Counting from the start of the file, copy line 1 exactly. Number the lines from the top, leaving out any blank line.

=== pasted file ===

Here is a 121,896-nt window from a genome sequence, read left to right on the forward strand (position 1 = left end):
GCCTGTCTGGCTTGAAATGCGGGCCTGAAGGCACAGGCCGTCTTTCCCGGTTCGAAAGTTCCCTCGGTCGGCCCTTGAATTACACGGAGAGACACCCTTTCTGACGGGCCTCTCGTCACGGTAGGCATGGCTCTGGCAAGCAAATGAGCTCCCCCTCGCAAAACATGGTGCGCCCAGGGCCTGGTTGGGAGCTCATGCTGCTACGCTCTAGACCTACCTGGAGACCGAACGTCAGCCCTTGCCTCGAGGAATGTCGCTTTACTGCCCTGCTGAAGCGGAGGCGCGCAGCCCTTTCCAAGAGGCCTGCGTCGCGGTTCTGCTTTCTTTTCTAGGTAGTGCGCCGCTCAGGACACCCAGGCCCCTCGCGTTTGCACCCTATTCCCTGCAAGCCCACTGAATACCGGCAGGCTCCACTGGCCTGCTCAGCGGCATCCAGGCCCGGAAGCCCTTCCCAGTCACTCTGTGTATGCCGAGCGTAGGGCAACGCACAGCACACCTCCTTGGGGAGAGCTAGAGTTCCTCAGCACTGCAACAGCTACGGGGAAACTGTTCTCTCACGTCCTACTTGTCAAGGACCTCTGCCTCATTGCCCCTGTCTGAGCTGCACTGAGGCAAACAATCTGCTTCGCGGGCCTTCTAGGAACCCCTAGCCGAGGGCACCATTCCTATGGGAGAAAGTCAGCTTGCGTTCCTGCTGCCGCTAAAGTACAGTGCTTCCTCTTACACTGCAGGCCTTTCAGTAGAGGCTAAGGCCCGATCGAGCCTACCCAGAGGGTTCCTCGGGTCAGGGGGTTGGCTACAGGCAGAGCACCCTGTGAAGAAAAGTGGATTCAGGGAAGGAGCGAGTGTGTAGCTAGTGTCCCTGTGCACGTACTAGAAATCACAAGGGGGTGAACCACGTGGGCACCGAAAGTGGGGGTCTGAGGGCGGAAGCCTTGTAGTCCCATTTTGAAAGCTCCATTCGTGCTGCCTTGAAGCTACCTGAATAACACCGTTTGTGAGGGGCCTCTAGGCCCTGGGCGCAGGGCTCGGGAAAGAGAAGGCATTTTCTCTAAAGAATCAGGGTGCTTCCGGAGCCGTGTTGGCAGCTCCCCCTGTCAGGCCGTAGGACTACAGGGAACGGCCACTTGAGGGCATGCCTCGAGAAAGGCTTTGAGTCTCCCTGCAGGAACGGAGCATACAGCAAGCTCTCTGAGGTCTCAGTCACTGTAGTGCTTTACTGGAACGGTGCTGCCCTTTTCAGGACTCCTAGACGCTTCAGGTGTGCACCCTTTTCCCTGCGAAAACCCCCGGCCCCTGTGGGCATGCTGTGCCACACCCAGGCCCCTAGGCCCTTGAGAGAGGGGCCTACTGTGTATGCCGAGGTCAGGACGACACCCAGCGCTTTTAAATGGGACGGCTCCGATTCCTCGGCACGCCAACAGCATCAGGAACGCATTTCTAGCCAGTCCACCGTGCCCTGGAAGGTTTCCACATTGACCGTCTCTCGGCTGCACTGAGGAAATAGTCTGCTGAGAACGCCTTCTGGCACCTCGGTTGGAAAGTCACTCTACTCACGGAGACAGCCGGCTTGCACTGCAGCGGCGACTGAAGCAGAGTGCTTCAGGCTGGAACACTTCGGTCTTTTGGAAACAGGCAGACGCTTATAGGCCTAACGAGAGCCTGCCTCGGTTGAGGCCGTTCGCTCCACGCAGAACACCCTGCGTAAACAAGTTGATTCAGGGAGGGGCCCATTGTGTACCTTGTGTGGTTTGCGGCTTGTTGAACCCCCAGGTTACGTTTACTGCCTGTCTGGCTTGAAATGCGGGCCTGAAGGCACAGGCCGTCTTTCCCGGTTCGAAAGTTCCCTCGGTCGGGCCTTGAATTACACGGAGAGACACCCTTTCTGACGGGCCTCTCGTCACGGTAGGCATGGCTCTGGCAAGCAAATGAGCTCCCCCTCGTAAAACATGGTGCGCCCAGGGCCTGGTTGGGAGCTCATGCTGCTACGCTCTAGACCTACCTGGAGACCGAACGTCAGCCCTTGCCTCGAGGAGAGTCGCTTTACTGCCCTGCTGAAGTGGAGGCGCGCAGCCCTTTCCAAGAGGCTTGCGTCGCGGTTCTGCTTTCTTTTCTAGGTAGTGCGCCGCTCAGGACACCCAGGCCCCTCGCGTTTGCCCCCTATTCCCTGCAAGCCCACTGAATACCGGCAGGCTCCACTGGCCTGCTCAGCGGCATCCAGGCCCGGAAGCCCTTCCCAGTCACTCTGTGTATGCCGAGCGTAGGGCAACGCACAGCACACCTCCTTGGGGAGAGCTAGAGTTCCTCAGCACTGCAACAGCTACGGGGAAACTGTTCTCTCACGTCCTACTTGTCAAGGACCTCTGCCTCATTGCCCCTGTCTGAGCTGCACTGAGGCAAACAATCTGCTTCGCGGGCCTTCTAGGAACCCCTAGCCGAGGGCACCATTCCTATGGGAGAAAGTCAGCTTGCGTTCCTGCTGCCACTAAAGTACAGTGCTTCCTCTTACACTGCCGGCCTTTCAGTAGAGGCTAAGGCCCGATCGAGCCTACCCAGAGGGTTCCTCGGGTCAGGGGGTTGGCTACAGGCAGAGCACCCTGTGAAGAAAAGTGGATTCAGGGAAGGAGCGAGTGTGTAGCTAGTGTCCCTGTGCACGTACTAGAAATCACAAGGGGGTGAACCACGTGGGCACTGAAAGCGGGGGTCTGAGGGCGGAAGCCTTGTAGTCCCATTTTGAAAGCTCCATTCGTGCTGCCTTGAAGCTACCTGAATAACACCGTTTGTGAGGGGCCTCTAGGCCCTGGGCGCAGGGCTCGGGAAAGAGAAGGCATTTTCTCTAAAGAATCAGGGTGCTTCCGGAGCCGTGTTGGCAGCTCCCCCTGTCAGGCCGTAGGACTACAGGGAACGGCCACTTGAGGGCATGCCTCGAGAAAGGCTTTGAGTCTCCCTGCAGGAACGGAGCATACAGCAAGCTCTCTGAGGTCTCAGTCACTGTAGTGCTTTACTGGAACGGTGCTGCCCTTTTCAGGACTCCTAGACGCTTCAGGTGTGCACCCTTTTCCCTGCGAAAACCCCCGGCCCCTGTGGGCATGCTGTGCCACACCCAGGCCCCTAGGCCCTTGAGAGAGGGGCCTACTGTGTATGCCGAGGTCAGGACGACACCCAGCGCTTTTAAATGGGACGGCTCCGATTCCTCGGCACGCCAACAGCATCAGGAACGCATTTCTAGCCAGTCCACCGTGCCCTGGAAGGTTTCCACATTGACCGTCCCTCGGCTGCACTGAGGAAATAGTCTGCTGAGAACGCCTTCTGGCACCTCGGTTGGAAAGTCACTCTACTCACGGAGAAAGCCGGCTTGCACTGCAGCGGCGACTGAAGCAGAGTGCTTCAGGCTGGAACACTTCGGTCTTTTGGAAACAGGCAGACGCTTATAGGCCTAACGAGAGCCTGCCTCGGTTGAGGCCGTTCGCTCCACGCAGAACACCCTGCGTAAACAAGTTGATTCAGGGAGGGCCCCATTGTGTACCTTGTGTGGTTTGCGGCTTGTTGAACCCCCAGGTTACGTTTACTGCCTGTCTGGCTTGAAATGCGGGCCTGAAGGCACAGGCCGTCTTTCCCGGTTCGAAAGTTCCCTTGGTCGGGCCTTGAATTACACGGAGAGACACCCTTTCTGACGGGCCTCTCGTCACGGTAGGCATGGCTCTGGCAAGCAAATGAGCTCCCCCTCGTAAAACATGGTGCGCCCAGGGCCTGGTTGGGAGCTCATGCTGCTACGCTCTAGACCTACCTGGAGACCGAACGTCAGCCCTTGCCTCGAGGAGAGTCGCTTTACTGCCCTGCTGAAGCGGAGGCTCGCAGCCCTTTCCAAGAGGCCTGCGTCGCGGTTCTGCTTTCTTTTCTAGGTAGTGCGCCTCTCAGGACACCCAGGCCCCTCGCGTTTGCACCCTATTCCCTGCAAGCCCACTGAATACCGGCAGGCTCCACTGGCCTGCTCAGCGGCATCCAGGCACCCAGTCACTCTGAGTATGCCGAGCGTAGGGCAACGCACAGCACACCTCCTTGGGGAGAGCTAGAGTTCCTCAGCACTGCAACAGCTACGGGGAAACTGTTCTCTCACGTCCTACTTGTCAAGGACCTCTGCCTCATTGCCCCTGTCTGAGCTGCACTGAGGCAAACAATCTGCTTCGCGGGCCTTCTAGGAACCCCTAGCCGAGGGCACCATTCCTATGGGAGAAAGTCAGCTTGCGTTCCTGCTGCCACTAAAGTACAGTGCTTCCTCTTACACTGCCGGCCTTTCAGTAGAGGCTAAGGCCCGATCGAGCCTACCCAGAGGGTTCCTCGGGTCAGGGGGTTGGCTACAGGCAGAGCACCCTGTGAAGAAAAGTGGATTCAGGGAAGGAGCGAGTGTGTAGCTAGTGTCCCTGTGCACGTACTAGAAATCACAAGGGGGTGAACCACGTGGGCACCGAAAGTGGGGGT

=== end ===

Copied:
Here is a 121,896-nt window from a genome sequence, read left to right on the forward strand (position 1 = left end):